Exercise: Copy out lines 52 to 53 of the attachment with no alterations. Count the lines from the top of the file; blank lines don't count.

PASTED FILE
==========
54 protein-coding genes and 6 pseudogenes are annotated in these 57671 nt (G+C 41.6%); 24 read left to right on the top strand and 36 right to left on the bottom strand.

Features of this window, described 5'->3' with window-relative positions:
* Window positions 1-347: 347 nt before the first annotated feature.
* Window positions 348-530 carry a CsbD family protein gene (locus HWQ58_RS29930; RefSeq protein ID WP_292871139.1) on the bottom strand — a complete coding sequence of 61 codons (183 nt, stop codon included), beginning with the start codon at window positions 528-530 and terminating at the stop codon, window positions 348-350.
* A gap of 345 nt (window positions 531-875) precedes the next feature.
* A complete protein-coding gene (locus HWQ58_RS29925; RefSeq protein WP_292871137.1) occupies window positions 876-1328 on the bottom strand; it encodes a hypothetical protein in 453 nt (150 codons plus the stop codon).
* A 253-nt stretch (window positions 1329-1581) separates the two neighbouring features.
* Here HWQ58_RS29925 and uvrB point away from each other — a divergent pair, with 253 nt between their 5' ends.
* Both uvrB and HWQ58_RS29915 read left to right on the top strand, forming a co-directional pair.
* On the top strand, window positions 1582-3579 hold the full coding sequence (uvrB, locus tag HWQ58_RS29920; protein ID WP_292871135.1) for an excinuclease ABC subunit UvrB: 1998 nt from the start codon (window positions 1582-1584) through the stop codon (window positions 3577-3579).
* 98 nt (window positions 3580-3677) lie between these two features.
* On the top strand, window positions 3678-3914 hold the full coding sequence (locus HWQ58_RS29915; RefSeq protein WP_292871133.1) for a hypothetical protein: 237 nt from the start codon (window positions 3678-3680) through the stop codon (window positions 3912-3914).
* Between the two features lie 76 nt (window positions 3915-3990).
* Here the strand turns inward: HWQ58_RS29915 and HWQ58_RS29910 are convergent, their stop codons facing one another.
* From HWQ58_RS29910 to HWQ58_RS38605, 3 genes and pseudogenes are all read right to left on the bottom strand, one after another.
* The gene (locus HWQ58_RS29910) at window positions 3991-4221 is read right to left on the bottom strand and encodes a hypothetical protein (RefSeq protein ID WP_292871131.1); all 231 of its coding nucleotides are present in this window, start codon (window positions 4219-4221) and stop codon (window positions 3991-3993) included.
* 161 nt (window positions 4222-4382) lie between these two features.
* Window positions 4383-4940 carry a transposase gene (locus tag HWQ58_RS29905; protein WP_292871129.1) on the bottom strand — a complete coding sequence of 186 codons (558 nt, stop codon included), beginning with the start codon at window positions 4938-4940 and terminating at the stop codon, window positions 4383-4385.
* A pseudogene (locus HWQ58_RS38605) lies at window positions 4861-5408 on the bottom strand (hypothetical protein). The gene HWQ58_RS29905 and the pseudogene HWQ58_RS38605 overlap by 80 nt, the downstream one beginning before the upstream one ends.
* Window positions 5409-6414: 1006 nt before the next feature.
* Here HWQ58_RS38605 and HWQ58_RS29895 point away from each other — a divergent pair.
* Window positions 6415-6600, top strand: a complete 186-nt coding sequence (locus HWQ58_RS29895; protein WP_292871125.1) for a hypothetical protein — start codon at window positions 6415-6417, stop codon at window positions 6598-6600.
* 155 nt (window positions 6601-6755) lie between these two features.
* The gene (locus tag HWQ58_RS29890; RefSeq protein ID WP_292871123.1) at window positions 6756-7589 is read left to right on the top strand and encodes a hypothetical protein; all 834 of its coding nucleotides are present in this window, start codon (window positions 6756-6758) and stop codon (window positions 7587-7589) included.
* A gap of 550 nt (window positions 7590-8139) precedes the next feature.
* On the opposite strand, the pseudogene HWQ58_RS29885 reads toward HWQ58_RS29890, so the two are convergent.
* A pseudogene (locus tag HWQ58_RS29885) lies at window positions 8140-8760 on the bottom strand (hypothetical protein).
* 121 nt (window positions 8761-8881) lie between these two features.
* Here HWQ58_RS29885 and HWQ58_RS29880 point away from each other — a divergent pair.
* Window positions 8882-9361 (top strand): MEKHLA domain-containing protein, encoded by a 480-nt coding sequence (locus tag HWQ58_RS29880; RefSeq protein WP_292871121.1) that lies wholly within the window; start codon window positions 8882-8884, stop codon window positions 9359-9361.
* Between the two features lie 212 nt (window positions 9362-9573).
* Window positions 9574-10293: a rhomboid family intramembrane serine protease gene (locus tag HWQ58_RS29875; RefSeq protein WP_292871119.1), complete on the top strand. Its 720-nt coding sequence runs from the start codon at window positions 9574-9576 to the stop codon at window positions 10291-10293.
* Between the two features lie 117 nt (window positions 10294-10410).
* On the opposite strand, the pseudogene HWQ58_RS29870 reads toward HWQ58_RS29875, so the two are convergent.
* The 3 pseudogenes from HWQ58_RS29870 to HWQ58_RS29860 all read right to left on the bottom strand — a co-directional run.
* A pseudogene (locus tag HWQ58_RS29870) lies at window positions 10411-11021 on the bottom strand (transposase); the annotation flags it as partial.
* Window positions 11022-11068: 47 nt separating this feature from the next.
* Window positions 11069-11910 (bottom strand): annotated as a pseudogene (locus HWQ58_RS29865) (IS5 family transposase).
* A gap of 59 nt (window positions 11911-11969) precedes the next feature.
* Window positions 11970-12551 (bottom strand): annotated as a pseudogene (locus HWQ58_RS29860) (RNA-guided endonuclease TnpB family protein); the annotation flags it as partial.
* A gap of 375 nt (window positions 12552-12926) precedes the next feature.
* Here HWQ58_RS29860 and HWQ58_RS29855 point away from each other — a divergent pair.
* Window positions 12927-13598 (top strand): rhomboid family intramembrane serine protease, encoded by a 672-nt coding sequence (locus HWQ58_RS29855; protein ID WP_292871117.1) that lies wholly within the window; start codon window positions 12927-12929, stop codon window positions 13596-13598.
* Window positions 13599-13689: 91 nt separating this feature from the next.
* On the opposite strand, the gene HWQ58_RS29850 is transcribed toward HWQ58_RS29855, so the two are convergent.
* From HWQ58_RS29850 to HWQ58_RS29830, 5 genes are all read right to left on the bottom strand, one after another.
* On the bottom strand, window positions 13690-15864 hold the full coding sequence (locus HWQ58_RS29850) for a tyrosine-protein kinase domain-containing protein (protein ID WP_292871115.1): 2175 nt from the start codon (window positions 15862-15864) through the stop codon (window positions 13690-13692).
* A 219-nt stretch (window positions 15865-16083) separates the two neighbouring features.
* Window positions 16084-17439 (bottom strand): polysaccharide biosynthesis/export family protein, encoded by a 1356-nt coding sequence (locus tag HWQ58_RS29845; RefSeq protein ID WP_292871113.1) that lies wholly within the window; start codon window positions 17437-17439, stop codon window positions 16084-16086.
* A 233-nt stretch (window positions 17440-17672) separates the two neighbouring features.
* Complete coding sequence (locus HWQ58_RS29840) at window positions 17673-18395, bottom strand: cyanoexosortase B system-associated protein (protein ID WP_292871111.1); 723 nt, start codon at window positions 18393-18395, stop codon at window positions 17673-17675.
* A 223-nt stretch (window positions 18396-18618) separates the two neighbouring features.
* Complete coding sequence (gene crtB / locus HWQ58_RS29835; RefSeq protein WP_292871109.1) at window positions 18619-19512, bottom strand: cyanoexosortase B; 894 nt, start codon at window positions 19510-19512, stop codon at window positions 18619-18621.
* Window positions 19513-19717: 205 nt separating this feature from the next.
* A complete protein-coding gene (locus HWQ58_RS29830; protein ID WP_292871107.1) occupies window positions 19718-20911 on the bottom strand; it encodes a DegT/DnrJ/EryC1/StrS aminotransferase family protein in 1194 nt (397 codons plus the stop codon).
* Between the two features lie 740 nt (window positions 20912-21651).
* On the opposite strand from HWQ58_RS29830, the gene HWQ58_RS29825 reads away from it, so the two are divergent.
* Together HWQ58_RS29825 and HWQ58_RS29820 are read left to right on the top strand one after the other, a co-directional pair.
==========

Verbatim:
* A 223-nt stretch (window positions 18396-18618) separates the two neighbouring features.
* Complete coding sequence (gene crtB / locus HWQ58_RS29835; RefSeq protein WP_292871109.1) at window positions 18619-19512, bottom strand: cyanoexosortase B; 894 nt, start codon at window positions 19510-19512, stop codon at window positions 18619-18621.